Wildlife

Wildlife Wednesday: invasive “vampire fish” exploding across Great Lakes

Plus: following a whale fall, encountering a great white shark in New Brunswick, pushing to protect the marbled murrelet, and uncovering a fossilized fight to the death

The sea lamprey, native to the Atlantic Ocean, originally entered the Great Lakes in the early 20th century through shipping canals before wreaking havoc on the Great Lakes fishery, killing fish in huge numbers. (Photo: T. Lawrence, Great Lakes Fishery Commission)
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Below the waters of the Great Lakes lurks the stuff of nightmares. The invasive sea lamprey, also known as the “vampire fish,” is a long snake-like creature with a suction cup mouth ringed with concentric rows of sharp teeth. Growing up to 60 centimetres long, the parasitic fish latches onto the side of other fish, then extends it’s tongue and drills a hole through the fish’s scales and skin. Once it’s in, the lamprey feeds on its prey’s blood and bodily fluids.

To make matters worse, the population in the Great Lakes exploded during COVID-19. Lake Huron alone has seen a dramatic increase from about 100,000 to nearly 200,000 sea lampreys. The sea lamprey, native to the Atlantic Ocean, originally entered the Great Lakes in the early 20th century through shipping canals before wreaking havoc on the Great Lakes fishery, killing fish in huge numbers. Since then, cross-border programs were put in place to control numbers using a lamprey-selective pesticide. But the program was curtailed in 2020 and 2021 because of travel restrictions related to the pandemic. 

While efforts are back underway to drive numbers down again, this could take a few years. Sea lampreys are extremely good at bouncing back, with females able to produce up to 100,000 eggs at a time. 

Sea lampreys are not a danger to humans and don’t feed on warm-blooded creatures. A sliver of good news, at least.

Eye-to-eye with a giant

The great white shark caught on video is assumed to be a 12-foot-long female. (Video: Andrew Jones)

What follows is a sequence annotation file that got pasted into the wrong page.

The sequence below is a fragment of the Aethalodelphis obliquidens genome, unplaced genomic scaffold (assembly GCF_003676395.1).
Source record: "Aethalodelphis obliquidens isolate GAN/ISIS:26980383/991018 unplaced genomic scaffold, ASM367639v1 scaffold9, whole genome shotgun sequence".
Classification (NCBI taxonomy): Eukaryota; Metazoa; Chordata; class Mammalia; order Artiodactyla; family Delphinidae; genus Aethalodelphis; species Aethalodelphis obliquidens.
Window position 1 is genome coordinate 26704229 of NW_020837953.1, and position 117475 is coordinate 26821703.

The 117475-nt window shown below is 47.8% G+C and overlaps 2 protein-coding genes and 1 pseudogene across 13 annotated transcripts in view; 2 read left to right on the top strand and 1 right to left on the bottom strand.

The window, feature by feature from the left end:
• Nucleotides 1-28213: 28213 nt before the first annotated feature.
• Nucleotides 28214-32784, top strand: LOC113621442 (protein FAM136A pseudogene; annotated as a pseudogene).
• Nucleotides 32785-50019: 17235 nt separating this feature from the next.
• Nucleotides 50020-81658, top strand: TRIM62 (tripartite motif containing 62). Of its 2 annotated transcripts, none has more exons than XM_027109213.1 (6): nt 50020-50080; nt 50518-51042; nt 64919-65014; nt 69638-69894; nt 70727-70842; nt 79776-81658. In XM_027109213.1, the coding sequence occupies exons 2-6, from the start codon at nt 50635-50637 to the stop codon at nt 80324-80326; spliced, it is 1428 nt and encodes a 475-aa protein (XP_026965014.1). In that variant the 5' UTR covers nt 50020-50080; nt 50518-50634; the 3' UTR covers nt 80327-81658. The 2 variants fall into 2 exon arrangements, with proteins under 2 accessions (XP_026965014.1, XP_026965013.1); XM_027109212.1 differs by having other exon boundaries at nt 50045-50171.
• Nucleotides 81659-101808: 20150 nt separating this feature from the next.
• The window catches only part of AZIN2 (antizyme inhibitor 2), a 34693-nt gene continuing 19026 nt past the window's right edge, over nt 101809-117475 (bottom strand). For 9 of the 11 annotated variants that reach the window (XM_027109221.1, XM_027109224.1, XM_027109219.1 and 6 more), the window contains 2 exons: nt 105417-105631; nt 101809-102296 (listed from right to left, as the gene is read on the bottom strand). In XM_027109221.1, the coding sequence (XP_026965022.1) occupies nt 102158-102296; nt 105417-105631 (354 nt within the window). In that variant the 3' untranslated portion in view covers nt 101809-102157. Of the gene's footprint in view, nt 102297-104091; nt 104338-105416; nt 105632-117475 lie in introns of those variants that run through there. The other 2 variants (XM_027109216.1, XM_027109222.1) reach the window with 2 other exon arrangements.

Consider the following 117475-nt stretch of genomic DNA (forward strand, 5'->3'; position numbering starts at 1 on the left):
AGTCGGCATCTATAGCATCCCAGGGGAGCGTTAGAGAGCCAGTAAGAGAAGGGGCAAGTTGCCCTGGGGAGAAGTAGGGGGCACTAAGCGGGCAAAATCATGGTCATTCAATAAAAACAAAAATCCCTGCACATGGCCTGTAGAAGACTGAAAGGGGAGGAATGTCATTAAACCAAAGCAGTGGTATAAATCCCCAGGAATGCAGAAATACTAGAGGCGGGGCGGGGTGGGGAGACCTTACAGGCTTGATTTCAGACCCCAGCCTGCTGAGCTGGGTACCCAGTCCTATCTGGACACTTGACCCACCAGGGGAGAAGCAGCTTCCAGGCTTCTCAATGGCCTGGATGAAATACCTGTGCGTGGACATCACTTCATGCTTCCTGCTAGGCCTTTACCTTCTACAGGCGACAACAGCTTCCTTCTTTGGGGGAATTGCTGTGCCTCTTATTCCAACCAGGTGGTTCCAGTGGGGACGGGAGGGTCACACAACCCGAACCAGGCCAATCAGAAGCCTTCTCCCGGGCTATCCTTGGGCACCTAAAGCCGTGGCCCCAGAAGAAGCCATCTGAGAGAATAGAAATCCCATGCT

It’s that time of year again. As great white shark season fast approaches (late summer to early fall), these notorious giants are making their way to Atlantic Canada in search of their favourite snack – the region’s abundant seal population. As a result, white shark sightings are becoming increasingly common in Atlantic waters, with one close encounter in Grand Manan, N.B.

On July 20, Andrew Jones was fishing with two friends on his boat, School’s Out, between Whale Cove and Wolf Island in the Bay of Fundy. After stopping to take a break, they turned the boat’s engine off and soon noticed the telltale sign of a great white – a sizeable dorsal fin cutting through the clear water. Jones reported that the shark was very large and circled the boat before slapping its tail against the side and then disappearing into the roughly 260-foot deep water.

Based on the size of his 27-foot boat, Jones estimates that the shark was roughly 10 to 12 feet long. Male great whites can measure up to 13 feet long, while the average female can be between 15 to 16 feet long.  

Jones took  a 19-second video showing the shark opening its mouth and diving below the boat’s dive platform. Within 24 hours, the video received more than 100,000 views. Chris Fischer, the founder of Ocearch, was one of those viewers and confirmed to CBC News that the shark was a mature female. Fischer also noted that it’s not unusual for great whites to be in the area, and his group has tagged about 40 in the same region. 

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Fossilized ferocity

The fossil shows the entangled skeletons of Psittacosaurus, a larger plant-eating dinosaur and Repenomamus, a smaller carnivorous mammal. (Photo: Gang Han)
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One hundred and twenty five million years ago, dinosaurs ruled the earth. But, as a new finding by Canadian and Chinese scientists has shown, they occasionally met their match.

The jaw-dropping fossil, discovered in 2012 in China’s Liaoning Province and later brought to the attention of Canadian Museum of Nature palaeobiologist Xiao-Chun Wu, shows the entangled skeletons of a larger plant-eating dinosaur and a smaller carnivorous mammal. “The two animals are locked in mortal combat, and it’s among the first evidence to show actual predatory behaviour by a mammal on a dinosaur,” explains Dr. Jordan Mallon, palaeobiologist with the Canadian Museum of Nature and co-author on the study published in the journal Scientific Reports.